VIENNA (Reuters) - Eurosceptic auto parts magnate Frank Stronach launched his Austrian election campaign on Thursday, presenting himself as an honest man of the people to a public tired of corrupt politicians and hungry for change.
Despite a lack of clear policies and confusion over his attitude to the crisis-hit euro, 40 percent of Austrians already want to see Stronach’s party - Team Stronach - in the next coalition government, according to a survey published in Der Standard newspaper.
“We need new ideas. We need new values. We can do it. We are the best,” the Austro-Canadian self-made billionaire told a packed news conference, speaking German with an Anglo accent. “I am not a politician. We are a movement, an Austrian movement.”
Stronach, who is getting around 10 percent support in opinion polls before parliamentary elections next year, painted himself as a simple soul whose duty was to return from Canada, where he made his fortune, to help his native Austria.
“Austria is my homeland. My roots are here,” said Stronach, who will head his party’s ticket for seats in parliament.
Stressing his business acumen at a time of spreading economic malaise, he reiterated his call for giving each member of the euro zone its “own” currency whose value would fluctuate in line with its fiscal and financial strength.
“The German euro would be one to one, 100 cents. The Greek euro might be 40 cents, the Italian maybe 60 or 70, the Spanish too,” he said.
“I believe the Austrian euro would also be one to one and if we were in government the Austrian euro would be stronger than the German, as long as (Chancellor Angela) Merkel remains in power.”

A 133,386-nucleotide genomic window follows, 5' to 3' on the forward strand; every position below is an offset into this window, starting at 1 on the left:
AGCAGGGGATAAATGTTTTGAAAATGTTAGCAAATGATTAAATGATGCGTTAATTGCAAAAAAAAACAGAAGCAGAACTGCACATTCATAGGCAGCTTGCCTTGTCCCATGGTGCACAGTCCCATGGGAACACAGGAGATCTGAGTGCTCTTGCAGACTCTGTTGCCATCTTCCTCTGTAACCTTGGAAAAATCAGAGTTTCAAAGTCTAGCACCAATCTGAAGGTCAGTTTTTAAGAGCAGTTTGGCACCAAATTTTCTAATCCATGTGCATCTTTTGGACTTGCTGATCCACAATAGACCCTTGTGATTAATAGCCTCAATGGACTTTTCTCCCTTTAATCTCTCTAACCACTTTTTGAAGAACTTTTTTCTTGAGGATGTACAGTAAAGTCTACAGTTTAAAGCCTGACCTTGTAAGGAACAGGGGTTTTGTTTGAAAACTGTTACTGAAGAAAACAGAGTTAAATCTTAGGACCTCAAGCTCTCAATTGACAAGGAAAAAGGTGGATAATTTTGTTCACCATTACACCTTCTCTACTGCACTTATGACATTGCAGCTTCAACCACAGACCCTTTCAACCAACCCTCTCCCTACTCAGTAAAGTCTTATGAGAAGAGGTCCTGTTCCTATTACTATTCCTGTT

He drew applause by saying Merkel was “either stupid or playing along with the banks. Either way it’s no help to the German people.”
Stronach, 80, left Austria for Canada after the Second World War and went on to found auto-parts company Magna International, now one of Canada’s biggest companies.
Recent polls show that Stronach would be the first choice of around 10 percent of Austrian voters, mainly at the expense of former supporters of the far-right Freedom Party and the alternative Pirate Party, which attracts a protest vote.
The paper said the typical Stronach voter was rural, male, middle-aged and with a low to middling level of education.
“There is a mood of great disappointment with the established parties in parliament, with the government as well as the opposition,” political analyst Peter Filzmaier told Austrian radio.
“With the exception of the Greens they are all involved in scandals. A new party and Frank Stronach can gather up the votes of the disappointed.”
Stronach burst onto Austria’s political scene this year with a call to abandon the euro and return to the Austrian schilling, tapping growing fatigue in rich northern countries for bailing out euro zone laggards like Greece, Portugal and Ireland.
On Thursday, he emphasised that as a child of war he was in favour of a united Europe to maintain peace on the continent, but would resist being dictated to by Brussels, Washington, Beijing, Moscow or anyone else.
His campaign launch comes with Austria reeling from a series of high-level bribery and corruption scandals that have undermined trust in public officials.
Chancellor Werner Faymann, a Social Democrat, has skirted demands to appear before a parliamentary committee investigating corruption, including allegations he pressed state enterprises to advertise in friendly media when he was transport minister.
Editing by Mark Heinrich